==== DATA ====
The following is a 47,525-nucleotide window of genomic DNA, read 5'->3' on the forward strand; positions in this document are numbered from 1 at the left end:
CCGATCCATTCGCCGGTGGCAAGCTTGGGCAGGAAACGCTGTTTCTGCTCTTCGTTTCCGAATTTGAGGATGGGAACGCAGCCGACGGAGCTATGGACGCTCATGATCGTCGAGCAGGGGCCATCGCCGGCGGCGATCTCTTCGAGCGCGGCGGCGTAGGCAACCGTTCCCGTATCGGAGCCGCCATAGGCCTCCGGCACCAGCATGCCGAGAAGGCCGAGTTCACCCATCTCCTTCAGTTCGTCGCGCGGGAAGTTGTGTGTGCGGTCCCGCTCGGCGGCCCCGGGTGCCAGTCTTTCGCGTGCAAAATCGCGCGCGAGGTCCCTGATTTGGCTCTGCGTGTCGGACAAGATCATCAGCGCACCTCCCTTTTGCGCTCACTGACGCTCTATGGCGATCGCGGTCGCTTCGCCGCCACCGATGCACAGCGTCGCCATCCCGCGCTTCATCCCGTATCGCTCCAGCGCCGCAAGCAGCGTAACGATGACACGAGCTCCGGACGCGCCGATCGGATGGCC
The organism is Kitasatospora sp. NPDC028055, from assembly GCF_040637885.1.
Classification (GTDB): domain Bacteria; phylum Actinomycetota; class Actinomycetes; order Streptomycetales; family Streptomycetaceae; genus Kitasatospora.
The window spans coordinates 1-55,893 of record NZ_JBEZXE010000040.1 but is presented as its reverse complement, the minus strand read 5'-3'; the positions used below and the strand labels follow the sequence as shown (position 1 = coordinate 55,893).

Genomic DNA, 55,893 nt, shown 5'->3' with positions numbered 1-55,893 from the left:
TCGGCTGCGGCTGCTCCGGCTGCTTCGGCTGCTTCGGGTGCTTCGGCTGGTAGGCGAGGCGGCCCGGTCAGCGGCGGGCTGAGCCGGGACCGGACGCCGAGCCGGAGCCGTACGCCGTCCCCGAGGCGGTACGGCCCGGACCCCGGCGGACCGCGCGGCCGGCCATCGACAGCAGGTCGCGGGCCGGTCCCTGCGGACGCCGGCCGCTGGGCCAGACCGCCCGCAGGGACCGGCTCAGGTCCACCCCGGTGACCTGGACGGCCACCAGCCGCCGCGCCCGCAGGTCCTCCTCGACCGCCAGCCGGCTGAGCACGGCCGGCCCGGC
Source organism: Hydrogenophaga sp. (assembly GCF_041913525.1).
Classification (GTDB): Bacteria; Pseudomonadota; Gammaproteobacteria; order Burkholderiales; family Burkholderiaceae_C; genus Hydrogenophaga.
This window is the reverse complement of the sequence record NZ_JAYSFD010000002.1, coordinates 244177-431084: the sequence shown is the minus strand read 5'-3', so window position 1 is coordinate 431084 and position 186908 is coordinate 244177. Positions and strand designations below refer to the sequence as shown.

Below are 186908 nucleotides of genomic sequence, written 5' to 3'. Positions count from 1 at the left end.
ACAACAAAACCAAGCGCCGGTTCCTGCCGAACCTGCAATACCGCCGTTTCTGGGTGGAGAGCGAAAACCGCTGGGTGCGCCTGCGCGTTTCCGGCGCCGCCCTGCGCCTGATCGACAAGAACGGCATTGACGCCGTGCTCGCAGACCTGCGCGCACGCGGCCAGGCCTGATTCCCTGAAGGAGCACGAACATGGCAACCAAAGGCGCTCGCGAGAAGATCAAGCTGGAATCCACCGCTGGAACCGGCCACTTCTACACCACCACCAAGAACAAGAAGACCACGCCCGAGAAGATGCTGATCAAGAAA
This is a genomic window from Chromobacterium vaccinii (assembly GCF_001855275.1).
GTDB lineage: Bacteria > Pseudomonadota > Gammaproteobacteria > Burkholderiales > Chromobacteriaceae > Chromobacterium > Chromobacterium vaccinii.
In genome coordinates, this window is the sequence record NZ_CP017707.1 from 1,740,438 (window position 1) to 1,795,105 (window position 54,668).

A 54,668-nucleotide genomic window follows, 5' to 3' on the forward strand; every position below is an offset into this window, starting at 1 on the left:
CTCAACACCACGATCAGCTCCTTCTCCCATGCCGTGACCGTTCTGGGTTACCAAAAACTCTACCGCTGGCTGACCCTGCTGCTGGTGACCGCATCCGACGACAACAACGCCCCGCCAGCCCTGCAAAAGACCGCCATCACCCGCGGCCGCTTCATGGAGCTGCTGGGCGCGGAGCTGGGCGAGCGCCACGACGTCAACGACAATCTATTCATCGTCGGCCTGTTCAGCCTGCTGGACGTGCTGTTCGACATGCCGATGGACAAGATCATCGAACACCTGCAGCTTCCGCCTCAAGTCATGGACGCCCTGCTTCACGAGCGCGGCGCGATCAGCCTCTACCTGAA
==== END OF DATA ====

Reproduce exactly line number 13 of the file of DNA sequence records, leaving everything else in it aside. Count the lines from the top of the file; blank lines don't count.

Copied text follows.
This is a genomic window from Chromobacterium vaccinii (assembly GCF_001855275.1).